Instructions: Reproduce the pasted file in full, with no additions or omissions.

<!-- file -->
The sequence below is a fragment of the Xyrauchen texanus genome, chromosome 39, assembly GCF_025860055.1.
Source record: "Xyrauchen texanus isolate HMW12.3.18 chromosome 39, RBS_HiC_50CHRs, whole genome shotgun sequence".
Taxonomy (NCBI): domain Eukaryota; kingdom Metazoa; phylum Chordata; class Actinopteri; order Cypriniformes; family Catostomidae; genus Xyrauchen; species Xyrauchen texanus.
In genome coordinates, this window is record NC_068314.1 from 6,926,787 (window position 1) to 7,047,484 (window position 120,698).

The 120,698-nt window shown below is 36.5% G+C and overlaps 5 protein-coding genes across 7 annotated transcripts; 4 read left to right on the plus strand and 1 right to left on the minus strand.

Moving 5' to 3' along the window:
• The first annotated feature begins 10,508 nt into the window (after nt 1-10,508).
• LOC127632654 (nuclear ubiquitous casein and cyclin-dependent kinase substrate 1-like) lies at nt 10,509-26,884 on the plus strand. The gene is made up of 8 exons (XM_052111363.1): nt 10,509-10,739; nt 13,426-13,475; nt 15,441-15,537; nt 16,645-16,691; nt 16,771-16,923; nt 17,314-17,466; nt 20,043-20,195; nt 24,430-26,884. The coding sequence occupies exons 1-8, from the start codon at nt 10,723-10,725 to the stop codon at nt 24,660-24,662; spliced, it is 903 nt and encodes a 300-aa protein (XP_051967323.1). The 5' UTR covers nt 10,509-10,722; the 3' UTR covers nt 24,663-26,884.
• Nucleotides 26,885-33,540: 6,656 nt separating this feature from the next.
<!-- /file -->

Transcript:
The sequence below is a fragment of the Xyrauchen texanus genome, chromosome 39, assembly GCF_025860055.1.
Source record: "Xyrauchen texanus isolate HMW12.3.18 chromosome 39, RBS_HiC_50CHRs, whole genome shotgun sequence".
Taxonomy (NCBI): domain Eukaryota; kingdom Metazoa; phylum Chordata; class Actinopteri; order Cypriniformes; family Catostomidae; genus Xyrauchen; species Xyrauchen texanus.
In genome coordinates, this window is record NC_068314.1 from 6,926,787 (window position 1) to 7,047,484 (window position 120,698).

The 120,698-nt window shown below is 36.5% G+C and overlaps 5 protein-coding genes across 7 annotated transcripts; 4 read left to right on the plus strand and 1 right to left on the minus strand.

Moving 5' to 3' along the window:
• The first annotated feature begins 10,508 nt into the window (after nt 1-10,508).
• LOC127632654 (nuclear ubiquitous casein and cyclin-dependent kinase substrate 1-like) lies at nt 10,509-26,884 on the plus strand. The gene is made up of 8 exons (XM_052111363.1): nt 10,509-10,739; nt 13,426-13,475; nt 15,441-15,537; nt 16,645-16,691; nt 16,771-16,923; nt 17,314-17,466; nt 20,043-20,195; nt 24,430-26,884. The coding sequence occupies exons 1-8, from the start codon at nt 10,723-10,725 to the stop codon at nt 24,660-24,662; spliced, it is 903 nt and encodes a 300-aa protein (XP_051967323.1). The 5' UTR covers nt 10,509-10,722; the 3' UTR covers nt 24,663-26,884.
• Nucleotides 26,885-33,540: 6,656 nt separating this feature from the next.